The wait for hatching goes on……. Yes we are all biting our nails here too. Yes we are concerned the eggs may have failed after they were left exposed during incubation for more than an hour. No we haven’t given up hope , or anywhere near it yet- there is still plenty of time yet as eggs 2-4 are not even ‘due’ yet.
Meanwhile , here’s more great Osprey questions from our readers and visitors:
Q: Could the eggs have gotten too cold when the male left them unattended a couple of weeks ago?
A: Yes this is possible, and this would cause the embryos inside to die as they need a very steady temperature to incubate successfully. This is a real concern but are hopeful that as it was a warm day, the harm may have been minimal.
Q: Could the eggs have overheated last weekend? Could the egg shells have become too hard for the chicks to be able to hatch?
A: It is unlikely the eggs got too hot (incubation temperature is usually over 30 degrees C, but humidity is also important, and sometimes hot dry weather can make the shells a little tougher than normal.
Q: Can the birds tell if the chicks are alive inside the eggs? How long will they keep incubating?
A: This is difficult to tell- we know the birds can hear chicks making small sounds in the eggs and that they respond to these. However, this female and her mate continued to incubate eggs in 2011 where the chicks had died inside, for an incredible 70days, so they must have instinctively thought there was some hope of them hatching. They only gave up incubating long after any chance of hatching had past- almost double the usual incubation time.
Q: Could the ospreys lay another clutch of eggs this year?
A: No, ospreys never ‘double clutch’ (lay two lots of eggs and raise two broods in one year) unlike many smaller birds. This is because they know that a late laid brood will not have enough time to mature sufficiently to make an autumn migration safely, and these chicks would be highly unlikely to survive. Long lived birds like ospreys will simply wait till next year to try again. This is why nest disturbance by humans of ospreys is such a problem- it wipes out their whole breeding year.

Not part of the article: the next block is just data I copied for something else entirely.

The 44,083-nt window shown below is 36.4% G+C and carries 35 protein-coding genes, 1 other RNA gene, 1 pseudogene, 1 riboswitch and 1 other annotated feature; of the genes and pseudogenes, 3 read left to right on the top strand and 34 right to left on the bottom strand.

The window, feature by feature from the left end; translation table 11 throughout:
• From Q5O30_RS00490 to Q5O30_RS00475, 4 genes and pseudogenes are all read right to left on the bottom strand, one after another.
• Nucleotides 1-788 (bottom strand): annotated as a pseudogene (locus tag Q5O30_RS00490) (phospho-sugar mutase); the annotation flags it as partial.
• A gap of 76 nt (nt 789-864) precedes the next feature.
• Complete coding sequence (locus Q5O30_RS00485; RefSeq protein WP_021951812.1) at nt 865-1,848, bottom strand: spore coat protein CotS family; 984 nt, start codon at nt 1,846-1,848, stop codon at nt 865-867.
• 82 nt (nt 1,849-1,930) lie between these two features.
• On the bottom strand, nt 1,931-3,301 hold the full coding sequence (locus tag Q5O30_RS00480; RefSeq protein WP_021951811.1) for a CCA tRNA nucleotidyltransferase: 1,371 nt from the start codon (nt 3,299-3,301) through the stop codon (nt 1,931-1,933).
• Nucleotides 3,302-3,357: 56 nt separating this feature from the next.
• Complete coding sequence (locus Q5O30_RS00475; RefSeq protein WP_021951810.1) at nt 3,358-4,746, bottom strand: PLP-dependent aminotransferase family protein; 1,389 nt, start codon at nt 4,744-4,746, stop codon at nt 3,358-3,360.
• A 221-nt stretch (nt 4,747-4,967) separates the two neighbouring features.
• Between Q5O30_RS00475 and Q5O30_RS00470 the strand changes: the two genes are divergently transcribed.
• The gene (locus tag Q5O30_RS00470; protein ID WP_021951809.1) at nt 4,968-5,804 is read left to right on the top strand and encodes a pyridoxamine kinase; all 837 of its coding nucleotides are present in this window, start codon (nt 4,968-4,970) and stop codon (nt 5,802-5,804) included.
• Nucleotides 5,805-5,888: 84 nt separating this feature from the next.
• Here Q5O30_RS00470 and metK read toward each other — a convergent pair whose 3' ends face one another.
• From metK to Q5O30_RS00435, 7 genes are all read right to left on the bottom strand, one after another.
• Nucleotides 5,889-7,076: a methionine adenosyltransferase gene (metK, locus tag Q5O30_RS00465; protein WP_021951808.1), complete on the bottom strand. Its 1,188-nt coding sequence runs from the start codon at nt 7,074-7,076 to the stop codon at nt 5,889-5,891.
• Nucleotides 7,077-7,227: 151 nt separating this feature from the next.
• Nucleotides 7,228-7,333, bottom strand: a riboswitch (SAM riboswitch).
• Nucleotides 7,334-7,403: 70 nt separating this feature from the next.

Occasionally if Ospreys loose eggs in the first week or so, they may lay more (such as EJ at Loch Garten this year who laid egg 3 and 4 after her mate destroyed 1 and 2) but not after a whole incubation has been unsuccessful.
Q: If these eggs don’t hatch how will we know why?
A: If these eggs don’t hatch, we will wait until the birds naturally give up incubating them, so as not to stress them. We will then apply for a license to remove eggs from the nest for analysis, which should tell us if they were ever fertile, and if so at what stage embryos died, if this is the case.
Q: I’d like to know something about the scratching noise audible on the video stream. It seems to be often accompanied by blue tit calls – could they be stealing stuff from around the microphone for their nests, as they did in a previous year?
A: You are absolutely right- wee birds often steal the microphones fluffy covering for their own nest lining and the Blue tit has been seen on the nest camera frequently, so we suspect this is the culprit. We have had numerous small birds on the nest over the years- these wee birds have nothing to fear from a fish hunting specialist like ospreys, who seem to tolerate them well.
Lastly someone got in touch to ask what “ Drookit” meant in Lindseys Blog post yesterday- it’s a Scottish word well explained in this picture of a Red Squirrel: